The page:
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Humanitarian Jesus: Social Justice and the Cross Paperback – Bargain Price, May 1, 2010

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About the Author

CHRISTIAN BUCKLEY is a husband, father, lawyer, entrepreneur, non-profit leader, writer, and follower of Christ. He holds a Bachelor’s degree from the University of California, Irvine, and a J.D. from UCLA. After leaving a successful corporate law practice behind to embark on a practical pursuit of discipleship, Christian founded thinkmoretruth.com, a platform where he hopes to inspire people to think and live outside the lines in devotion to Christ. He is also the co-founder of Glue Network and runs Covered Images, Inc. Christian lives in San Diego, California with his wife and children.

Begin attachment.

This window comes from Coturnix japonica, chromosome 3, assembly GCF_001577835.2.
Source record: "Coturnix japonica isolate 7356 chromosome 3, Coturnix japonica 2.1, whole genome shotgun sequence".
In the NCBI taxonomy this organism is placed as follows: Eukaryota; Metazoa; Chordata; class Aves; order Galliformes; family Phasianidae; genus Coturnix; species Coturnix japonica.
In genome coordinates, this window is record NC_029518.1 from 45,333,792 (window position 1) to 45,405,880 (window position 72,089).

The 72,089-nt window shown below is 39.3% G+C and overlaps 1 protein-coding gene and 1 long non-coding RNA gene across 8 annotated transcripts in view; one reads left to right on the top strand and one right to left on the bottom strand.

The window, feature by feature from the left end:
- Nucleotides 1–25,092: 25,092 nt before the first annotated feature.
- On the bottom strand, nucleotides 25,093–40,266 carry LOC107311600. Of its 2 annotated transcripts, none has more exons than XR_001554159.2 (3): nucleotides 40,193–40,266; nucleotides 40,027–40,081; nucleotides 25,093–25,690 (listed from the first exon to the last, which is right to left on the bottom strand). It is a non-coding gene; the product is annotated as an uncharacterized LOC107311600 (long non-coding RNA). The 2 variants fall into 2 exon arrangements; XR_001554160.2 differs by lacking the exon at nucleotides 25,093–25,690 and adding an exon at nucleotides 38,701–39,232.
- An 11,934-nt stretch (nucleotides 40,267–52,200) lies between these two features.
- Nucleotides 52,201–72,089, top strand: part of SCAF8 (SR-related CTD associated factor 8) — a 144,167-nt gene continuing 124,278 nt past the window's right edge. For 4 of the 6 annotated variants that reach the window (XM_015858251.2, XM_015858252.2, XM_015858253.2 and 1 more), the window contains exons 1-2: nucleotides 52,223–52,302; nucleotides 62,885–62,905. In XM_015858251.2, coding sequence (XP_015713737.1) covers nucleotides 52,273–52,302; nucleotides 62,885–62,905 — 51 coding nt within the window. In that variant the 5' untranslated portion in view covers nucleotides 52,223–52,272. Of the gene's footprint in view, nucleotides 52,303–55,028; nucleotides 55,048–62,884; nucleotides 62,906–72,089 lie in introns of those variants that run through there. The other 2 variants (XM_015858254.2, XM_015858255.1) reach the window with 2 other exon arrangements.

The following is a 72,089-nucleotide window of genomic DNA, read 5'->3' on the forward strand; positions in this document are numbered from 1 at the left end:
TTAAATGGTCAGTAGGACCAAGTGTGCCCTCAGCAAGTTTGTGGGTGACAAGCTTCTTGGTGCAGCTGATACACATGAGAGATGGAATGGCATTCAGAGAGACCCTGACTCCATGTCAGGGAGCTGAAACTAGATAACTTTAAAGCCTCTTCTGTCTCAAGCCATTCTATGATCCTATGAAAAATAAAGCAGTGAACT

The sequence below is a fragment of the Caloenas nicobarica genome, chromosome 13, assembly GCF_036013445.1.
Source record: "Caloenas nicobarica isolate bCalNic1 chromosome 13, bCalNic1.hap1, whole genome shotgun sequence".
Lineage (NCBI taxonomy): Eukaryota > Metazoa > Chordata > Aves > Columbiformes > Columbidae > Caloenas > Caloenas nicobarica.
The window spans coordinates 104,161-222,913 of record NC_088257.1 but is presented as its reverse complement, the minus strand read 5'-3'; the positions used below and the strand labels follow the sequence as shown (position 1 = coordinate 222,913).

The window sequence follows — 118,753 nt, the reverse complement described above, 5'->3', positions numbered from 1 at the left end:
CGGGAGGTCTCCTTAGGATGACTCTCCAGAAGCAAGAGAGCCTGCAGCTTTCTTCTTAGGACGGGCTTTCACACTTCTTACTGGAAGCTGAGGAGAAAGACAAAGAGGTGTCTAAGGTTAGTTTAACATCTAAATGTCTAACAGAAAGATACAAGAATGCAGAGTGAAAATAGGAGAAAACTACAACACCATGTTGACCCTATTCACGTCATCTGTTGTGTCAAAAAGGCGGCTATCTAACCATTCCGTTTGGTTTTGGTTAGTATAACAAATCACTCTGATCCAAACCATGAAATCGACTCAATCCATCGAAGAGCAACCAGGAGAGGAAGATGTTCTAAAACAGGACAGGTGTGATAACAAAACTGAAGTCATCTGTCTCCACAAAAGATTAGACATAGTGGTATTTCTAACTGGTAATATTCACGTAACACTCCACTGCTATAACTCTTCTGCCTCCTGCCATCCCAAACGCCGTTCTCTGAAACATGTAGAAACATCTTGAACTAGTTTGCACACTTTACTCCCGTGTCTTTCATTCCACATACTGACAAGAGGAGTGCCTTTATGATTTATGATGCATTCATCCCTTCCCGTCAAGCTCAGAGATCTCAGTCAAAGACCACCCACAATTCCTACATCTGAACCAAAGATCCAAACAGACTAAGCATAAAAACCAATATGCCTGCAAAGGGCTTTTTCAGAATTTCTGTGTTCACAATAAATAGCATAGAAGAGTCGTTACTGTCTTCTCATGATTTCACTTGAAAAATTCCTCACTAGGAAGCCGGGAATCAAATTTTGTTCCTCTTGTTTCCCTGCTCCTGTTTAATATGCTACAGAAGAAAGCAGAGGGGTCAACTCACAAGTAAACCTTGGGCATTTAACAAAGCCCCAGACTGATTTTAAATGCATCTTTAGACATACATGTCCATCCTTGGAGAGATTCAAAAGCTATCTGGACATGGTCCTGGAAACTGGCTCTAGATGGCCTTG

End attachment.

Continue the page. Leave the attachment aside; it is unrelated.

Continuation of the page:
RYAN DOBSON is the founder of KOR ministries and the author of four books, incuding Be Intolerant. Through his podcasts, speaking engagements, and books, Dobson seeks to call Christians deeper into the ultimate adventure of following Christ.

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Product Details

  • Paperback: 224 pages
  • Publisher: Moody Publishers (May 1, 2010)
  • Language: English
  • ISBN-10: 0802452639
  • ASIN: B0048BPTXK
  • Product Dimensions: 6 x 0.5 x 9 inches
  • Shipping Weight: 10.4 ounces
  • Average Customer Review: 4.1 out of 5 stars  See all reviews (9 customer reviews)
  • Amazon Best Sellers Rank: #2,490,924 in Books (See Top 100 in Books)

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Most Helpful Customer Reviews

2 of 2 people found the following review helpful By Triple R on January 25, 2011
Format: Audible Audio Edition